The title of Laura Marling’s new album, Semper Femina, may translate as “always woman”, but, as Marling explores on the record itself, the definition of what a woman is remains in constant flux (and, more often than not, depends on who is doing the defining).
A bit like its creator, then. In just under a decade Laura Marling has proven herself one of the most important singer-songwriters to emerge in the 21st Century: erudite, unafraid of asking the big questions, and ever evolving to follow her creative muse. Like Joni Mitchell, however, Marling was immediately pegged as a folk artist – indeed, still is by some lazy observers who see a young woman with an acoustic guitar and confuse waif-like appearances with delicate sensibilities. But, also like Mitchell, she has continually expanded her palette and embarked on a fearless creative journey.
It’s doubtless accidental that both Marling and Mitchell’s debut albums, Song To A Seagull (1968) and Alas, I Cannot Swim (2008), conjure up images of an ocean expanse. Yet despite being separated by exactly 40 years, they are consciously indebted to the folk tradition that both artists were steeped in – Mitchell’s with a West Coast sensibility that would soon see the Canadian expat join the Laurel Canyon elite, Marling’s with a more British outlook. Yet Marling and Mitchell wrote their own songs, stretching their wings with an already well-honed understanding of songwriting.
Just like Mitchell would start to build increasingly complex arrangements – both for her remarkable soprano voice and her music, incorporating cello flute and saxophone into her third album, Ladies Of The Canyon – Marling’s songwriting would advance at a remarkable pace across her first five albums (recorded for Virgin), with her superlative third, A Creature I Don’t Know (2011), marking her as a standout talent not just because of her young age (she was still only 21 at the time of the album’s release) but also because of what she was saying.
With each successive album across the 70s, Mitchell looked deeper insider herself to speak universal truths. Blue set the bar for all to follow, while For The Roses, Court And Spark and The Hissing Of Summer Lawns saw her become increasingly experimental, working with jazz musicians and Burundi drummers to create a unique sound that pushed the boundaries of expression – and what was expected of a singer-songwriter. By the time of 1976’s Hejira – named after an Arabic word which loosely translates as “flight” – Mitchell was creating widescreen music that mirrored the wanderlust, both creative and literal, that ran through many of her songs.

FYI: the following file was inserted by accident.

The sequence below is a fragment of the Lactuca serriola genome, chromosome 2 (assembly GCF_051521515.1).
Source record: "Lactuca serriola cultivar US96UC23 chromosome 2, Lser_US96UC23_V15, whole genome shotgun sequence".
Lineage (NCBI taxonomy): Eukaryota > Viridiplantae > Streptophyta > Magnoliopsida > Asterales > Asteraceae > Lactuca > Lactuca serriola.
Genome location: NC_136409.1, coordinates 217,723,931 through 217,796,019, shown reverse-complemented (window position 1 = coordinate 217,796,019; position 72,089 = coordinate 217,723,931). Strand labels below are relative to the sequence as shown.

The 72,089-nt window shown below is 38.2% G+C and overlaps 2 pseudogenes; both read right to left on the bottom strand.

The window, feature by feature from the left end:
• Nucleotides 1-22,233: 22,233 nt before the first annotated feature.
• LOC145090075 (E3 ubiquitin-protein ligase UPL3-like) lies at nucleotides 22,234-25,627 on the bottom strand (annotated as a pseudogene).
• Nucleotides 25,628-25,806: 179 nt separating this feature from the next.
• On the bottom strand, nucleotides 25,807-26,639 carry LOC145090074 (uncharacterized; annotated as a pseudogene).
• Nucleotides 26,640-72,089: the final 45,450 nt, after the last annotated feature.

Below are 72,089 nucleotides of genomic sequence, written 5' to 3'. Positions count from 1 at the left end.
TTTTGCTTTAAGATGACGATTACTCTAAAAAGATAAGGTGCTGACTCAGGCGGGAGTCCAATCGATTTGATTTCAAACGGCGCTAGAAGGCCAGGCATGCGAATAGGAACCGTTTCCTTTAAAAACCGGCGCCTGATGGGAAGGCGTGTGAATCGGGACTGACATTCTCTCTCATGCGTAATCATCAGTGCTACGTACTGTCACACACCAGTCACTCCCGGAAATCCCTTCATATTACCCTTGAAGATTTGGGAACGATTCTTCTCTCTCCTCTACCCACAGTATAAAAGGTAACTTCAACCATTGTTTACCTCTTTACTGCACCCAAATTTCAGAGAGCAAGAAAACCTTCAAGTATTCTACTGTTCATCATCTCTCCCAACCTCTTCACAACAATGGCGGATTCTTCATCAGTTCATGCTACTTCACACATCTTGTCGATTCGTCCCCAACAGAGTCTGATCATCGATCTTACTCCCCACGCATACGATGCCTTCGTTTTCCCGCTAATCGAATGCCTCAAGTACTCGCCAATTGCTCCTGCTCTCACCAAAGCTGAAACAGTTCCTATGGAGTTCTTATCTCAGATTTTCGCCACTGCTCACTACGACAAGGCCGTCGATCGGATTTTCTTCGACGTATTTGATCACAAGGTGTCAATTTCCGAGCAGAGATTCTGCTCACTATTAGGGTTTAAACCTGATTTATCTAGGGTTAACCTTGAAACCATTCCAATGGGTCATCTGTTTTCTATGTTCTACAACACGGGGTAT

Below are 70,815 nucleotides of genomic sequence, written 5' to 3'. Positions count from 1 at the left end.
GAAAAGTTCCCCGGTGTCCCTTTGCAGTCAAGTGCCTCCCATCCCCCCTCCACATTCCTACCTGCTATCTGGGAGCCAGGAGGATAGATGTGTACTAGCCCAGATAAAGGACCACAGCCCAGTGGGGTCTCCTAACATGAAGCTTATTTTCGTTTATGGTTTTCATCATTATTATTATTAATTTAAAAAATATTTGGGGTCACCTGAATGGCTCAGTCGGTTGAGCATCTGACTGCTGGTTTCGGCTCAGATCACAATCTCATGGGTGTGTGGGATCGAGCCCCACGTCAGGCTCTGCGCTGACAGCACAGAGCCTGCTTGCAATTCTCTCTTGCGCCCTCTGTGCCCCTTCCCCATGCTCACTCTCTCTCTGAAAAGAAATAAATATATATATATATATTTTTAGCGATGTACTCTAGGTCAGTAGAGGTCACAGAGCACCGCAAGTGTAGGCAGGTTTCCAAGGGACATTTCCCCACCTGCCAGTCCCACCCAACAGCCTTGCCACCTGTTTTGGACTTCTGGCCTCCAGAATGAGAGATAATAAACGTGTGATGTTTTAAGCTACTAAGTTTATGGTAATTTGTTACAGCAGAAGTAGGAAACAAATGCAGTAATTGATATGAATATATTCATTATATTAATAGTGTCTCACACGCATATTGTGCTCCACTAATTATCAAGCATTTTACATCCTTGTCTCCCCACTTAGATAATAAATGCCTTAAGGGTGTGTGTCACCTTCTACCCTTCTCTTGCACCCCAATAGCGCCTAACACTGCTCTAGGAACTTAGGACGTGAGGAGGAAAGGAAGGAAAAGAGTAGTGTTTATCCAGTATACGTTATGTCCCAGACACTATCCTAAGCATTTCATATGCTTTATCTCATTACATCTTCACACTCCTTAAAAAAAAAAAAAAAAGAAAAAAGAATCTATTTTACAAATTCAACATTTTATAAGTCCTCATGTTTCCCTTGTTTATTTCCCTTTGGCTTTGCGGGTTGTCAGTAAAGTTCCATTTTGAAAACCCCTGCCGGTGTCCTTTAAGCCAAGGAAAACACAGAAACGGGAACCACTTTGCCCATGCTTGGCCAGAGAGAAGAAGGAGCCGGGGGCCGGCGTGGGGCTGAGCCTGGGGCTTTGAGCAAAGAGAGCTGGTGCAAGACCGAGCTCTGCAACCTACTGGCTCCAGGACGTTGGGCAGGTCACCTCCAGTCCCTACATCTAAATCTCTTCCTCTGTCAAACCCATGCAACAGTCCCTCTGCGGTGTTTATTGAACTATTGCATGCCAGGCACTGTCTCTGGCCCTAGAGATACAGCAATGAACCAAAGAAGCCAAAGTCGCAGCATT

Marling, too, has sought the refuge of the roads – and seen her art benefit from an urge to take flight. 2013’s Once I Was An Eagle made that clear in its title, and opened with a run of songs that segued to form her most ambitious moment yet on record: 18 minutes of music that could form a standalone piece in and of itself. By the time of 2015’s Short Movie, however, she had briefly relocated to Los Angeles and immersed herself in a whole new scene. The resulting album saw another creative about turn as Marling picked up the electric guitar to pen sharp, direct songs that reflected this new period in her life.
Mitchell has called herself “a painter first and a musician second”; certainly, her distinctive painting style has graced many an album cover, and with no new music from her in over a decade, now appears to be Mitchell’s main creative outlet. For her part, Marling has also been drawn to the visual arts, making a 10-minute short for A Creature I Don’t Know and then expanding on that for When Brave Bird Saved, a video for Once I Was An Eagle’s opening 18-minute movement which was as compelling as the music it accompanied.
Like Mitchell, Marling remains unafraid to embrace the changes around her, and to write songs that tap into personal experiences without being solipsistic. With Semper Femina she once again tackles big questions, but this is just the latest stop in a decade-long career that has continually surprised, and which has made Marling stand apart from her contemporaries. As time goes on, her short movie has become an award-winning feature, as wide in scope and ambition as Mitchell’s – and every bit as essential.